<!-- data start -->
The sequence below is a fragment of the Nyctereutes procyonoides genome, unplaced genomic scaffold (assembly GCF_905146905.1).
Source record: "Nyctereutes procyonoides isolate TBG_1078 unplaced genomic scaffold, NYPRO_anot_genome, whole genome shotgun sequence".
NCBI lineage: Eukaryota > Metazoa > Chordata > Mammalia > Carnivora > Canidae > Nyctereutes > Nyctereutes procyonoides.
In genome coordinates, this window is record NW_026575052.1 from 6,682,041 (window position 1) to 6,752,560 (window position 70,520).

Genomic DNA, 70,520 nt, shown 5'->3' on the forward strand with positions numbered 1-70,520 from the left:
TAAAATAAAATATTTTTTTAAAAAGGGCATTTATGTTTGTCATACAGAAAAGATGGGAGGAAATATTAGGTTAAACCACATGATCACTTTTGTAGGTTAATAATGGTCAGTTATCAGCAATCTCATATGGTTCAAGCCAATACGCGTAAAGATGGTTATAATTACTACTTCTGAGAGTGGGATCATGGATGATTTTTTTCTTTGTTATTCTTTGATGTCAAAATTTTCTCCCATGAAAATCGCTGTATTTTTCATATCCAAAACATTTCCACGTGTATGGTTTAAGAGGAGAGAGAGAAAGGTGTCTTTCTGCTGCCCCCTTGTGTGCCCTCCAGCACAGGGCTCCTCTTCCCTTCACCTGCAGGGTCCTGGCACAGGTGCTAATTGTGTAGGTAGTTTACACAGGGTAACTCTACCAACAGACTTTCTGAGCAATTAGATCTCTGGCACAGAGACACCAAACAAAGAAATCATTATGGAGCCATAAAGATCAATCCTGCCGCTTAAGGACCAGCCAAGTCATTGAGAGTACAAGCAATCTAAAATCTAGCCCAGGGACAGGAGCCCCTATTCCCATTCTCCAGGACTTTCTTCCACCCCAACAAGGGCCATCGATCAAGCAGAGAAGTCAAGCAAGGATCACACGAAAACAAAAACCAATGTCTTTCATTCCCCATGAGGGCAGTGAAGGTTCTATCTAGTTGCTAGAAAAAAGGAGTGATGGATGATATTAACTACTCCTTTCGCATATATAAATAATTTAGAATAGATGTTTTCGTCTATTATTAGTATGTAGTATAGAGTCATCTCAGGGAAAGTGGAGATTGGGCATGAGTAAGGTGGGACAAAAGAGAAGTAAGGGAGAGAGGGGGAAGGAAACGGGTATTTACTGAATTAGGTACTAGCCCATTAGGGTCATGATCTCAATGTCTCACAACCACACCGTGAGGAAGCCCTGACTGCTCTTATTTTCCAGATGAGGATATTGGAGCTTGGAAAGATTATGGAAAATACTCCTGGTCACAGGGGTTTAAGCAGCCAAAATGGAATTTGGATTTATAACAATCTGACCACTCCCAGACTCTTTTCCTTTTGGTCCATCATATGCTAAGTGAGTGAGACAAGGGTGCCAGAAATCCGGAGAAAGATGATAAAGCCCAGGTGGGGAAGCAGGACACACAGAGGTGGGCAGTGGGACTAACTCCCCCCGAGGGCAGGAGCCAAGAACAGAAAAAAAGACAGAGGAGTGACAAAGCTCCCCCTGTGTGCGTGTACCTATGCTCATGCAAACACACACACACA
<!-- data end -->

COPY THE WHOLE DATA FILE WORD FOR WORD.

The sequence below is a fragment of the Nyctereutes procyonoides genome, unplaced genomic scaffold (assembly GCF_905146905.1).
Source record: "Nyctereutes procyonoides isolate TBG_1078 unplaced genomic scaffold, NYPRO_anot_genome, whole genome shotgun sequence".
NCBI lineage: Eukaryota > Metazoa > Chordata > Mammalia > Carnivora > Canidae > Nyctereutes > Nyctereutes procyonoides.
In genome coordinates, this window is record NW_026575052.1 from 6,682,041 (window position 1) to 6,752,560 (window position 70,520).

Genomic DNA, 70,520 nt, shown 5'->3' on the forward strand with positions numbered 1-70,520 from the left:
TAAAATAAAATATTTTTTTAAAAAGGGCATTTATGTTTGTCATACAGAAAAGATGGGAGGAAATATTAGGTTAAACCACATGATCACTTTTGTAGGTTAATAATGGTCAGTTATCAGCAATCTCATATGGTTCAAGCCAATACGCGTAAAGATGGTTATAATTACTACTTCTGAGAGTGGGATCATGGATGATTTTTTTCTTTGTTATTCTTTGATGTCAAAATTTTCTCCCATGAAAATCGCTGTATTTTTCATATCCAAAACATTTCCACGTGTATGGTTTAAGAGGAGAGAGAGAAAGGTGTCTTTCTGCTGCCCCCTTGTGTGCCCTCCAGCACAGGGCTCCTCTTCCCTTCACCTGCAGGGTCCTGGCACAGGTGCTAATTGTGTAGGTAGTTTACACAGGGTAACTCTACCAACAGACTTTCTGAGCAATTAGATCTCTGGCACAGAGACACCAAACAAAGAAATCATTATGGAGCCATAAAGATCAATCCTGCCGCTTAAGGACCAGCCAAGTCATTGAGAGTACAAGCAATCTAAAATCTAGCCCAGGGACAGGAGCCCCTATTCCCATTCTCCAGGACTTTCTTCCACCCCAACAAGGGCCATCGATCAAGCAGAGAAGTCAAGCAAGGATCACACGAAAACAAAAACCAATGTCTTTCATTCCCCATGAGGGCAGTGAAGGTTCTATCTAGTTGCTAGAAAAAAGGAGTGATGGATGATATTAACTACTCCTTTCGCATATATAAATAATTTAGAATAGATGTTTTCGTCTATTATTAGTATGTAGTATAGAGTCATCTCAGGGAAAGTGGAGATTGGGCATGAGTAAGGTGGGACAAAAGAGAAGTAAGGGAGAGAGGGGGAAGGAAACGGGTATTTACTGAATTAGGTACTAGCCCATTAGGGTCATGATCTCAATGTCTCACAACCACACCGTGAGGAAGCCCTGACTGCTCTTATTTTCCAGATGAGGATATTGGAGCTTGGAAAGATTATGGAAAATACTCCTGGTCACAGGGGTTTAAGCAGCCAAAATGGAATTTGGATTTATAACAATCTGACCACTCCCAGACTCTTTTCCTTTTGGTCCATCATATGCTAAGTGAGTGAGACAAGGGTGCCAGAAATCCGGAGAAAGATGATAAAGCCCAGGTGGGGAAGCAGGACACACAGAGGTGGGCAGTGGGACTAACTCCCCCCGAGGGCAGGAGCCAAGAACAGAAAAAAAGACAGAGGAGTGACAAAGCTCCCCCTGTGTGCGTGTACCTATGCTCATGCAAACACACACACACA